If you have sensitive skin and you tend to react dramatically to new skincare or haircare products – red, itchy skin or a rash that can take weeks to clear up – you might benefit from a patch test, the gold standard for uncovering both common and rare skin allergies.
Over the next couple blog posts, I’ll explain what happens during a patch test, who’s a good candidate for one, and what happens after the test. Before I get into that, I want unpack skin allergens and highlight the most common ones found in beauty products.
What are skin allergens, exactly?
A skin allergen refers to any kind of chemical that, when it comes into contact with your skin, causes your immune system to think it’s under attack. In response, your immune system produces antibodies to combat the allergen. The result of that process is a red, typically itch rash called contact dermatitis.
There are two types of contact dermatitis, irritant and allergic. Irritant contact dermatitis refers to a skin irritation that occurs minutes or hours after coming into contact with the likes of a harsh cleaning product. In these instances, burning, stinging, or pain are the most common reactions. Allergic contact dermatitis is a rash that results from an allergic reaction to a chemical that touched your skin. Pinpointing the offending chemical can be difficult because the rash can develop days after contact.
An itchy rash may sound like a relatively mundane concern at first, but over days and weeks, it can erode the quality of your sleep and begin to affect your work performance and overall happiness, making a diagnosis all the more critical.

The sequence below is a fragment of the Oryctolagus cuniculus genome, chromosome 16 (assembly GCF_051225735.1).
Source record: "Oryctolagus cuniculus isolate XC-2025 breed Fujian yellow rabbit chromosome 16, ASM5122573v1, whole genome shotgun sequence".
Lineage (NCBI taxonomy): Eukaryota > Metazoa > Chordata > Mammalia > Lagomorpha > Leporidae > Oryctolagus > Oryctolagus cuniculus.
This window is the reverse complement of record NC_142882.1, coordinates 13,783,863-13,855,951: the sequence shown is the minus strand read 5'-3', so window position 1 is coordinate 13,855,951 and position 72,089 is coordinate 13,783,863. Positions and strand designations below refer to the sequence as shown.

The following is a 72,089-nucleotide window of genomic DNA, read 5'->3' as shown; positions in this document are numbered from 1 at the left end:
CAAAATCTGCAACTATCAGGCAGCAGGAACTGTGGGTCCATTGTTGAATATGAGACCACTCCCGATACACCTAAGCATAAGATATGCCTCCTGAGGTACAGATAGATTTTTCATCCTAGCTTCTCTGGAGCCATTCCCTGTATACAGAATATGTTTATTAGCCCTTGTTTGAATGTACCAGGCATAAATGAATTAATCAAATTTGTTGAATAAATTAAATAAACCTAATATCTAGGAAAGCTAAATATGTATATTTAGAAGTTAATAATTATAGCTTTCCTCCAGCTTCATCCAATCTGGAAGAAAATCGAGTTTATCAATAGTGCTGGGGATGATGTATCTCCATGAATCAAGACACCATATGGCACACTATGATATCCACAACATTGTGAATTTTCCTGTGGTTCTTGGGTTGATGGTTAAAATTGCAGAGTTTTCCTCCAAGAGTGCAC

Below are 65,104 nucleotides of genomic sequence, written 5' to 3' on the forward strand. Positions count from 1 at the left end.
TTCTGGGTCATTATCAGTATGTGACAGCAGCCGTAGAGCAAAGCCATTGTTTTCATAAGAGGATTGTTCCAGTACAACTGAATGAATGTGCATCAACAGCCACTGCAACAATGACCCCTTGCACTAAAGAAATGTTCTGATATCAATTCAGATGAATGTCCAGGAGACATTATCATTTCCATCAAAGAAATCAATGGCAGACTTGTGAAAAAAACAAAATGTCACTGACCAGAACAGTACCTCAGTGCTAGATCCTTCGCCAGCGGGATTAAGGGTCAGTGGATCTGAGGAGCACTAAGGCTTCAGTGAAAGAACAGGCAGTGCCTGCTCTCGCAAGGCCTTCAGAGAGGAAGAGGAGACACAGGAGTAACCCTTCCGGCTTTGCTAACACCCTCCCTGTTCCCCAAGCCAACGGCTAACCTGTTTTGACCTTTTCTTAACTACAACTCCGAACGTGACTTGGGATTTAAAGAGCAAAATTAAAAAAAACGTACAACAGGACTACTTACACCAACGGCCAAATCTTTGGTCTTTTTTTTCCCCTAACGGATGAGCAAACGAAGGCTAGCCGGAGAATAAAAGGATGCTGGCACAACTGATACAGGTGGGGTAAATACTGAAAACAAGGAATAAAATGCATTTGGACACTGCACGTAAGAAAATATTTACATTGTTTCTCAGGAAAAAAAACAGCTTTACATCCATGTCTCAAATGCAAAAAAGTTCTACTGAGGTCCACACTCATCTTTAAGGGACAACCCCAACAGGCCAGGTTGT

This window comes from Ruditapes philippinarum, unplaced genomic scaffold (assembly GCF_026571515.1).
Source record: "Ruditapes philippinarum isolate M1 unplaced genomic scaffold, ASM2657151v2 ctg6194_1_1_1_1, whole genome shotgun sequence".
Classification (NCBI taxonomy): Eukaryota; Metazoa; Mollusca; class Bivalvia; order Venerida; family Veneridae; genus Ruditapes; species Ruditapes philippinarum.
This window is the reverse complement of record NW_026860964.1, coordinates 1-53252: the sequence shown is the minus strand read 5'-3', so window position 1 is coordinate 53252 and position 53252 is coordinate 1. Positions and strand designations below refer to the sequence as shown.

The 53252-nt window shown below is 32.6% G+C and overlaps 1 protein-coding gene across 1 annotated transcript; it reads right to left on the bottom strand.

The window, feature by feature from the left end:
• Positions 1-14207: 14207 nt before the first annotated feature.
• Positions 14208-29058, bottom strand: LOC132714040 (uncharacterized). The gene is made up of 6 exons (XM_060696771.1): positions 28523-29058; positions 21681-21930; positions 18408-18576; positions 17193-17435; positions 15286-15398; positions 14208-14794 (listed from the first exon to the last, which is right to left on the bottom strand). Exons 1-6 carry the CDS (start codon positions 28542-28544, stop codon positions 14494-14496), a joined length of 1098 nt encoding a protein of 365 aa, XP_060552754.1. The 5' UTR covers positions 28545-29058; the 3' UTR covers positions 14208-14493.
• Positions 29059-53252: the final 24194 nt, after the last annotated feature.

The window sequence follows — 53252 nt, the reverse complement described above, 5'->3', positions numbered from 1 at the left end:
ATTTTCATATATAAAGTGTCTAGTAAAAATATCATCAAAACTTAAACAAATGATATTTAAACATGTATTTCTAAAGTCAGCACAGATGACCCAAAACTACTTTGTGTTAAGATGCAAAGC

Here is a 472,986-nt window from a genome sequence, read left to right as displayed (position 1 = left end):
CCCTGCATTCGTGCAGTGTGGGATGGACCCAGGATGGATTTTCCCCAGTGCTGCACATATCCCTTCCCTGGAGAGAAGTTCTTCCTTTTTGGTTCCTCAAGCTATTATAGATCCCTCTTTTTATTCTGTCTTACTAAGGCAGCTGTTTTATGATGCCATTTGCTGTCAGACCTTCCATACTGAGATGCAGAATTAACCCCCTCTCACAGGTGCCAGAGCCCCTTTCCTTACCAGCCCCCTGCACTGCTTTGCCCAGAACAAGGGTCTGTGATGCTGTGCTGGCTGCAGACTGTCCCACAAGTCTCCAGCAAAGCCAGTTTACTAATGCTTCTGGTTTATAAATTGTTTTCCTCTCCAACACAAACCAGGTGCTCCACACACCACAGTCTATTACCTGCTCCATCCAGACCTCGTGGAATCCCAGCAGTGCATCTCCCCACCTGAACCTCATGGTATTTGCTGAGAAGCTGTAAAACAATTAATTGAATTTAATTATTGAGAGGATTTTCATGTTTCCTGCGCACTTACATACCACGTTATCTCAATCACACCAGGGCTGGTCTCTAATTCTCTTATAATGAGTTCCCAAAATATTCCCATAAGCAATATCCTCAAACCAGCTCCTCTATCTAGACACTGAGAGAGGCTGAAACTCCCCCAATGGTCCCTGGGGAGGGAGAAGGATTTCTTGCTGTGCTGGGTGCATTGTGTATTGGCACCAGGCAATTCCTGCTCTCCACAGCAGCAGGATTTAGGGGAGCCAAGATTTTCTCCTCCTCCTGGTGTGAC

What are the most common culprits in beauty products?
For those with sensitive skin, it’ll likely come as little surprise to learn that fragrance ingredients and preservatives are among the most common skin allergens in beauty, skincare, haircare, and personal-care products.
More specifically, methylisothiazolinone (MI) and paraphenylenediamine (PPD) are two of the most frequent culprits. The latter is widely used in permanent hair dyes, although it can trigger a severe allergic reaction all over the body, not just the scalp.
We tend to have a false sense of security with natural fragrances, believing that only the synthetic ones should be avoided. But essential oils can be allergy-inducing, too.
As I mentioned, pinpointing the source of allergic contact dermatitis can be a challenge, with the reaction often lagging days behind contact. And that’s not the only complicating factor. Allergies to certain ingredients aren’t always instantaneous. In fact, some people can develop an allergy to a product after months or even years of use. It’s a phenomenon called cumulative exposure.
Before you start to think that all your beauty, skincare, haircare, and personal-care products pose a threat to your skin, talk with a board-certified dermatologist to see if a patch test is right for you. To that end, I’ll detail what you can expect to happen during and after one in my next post.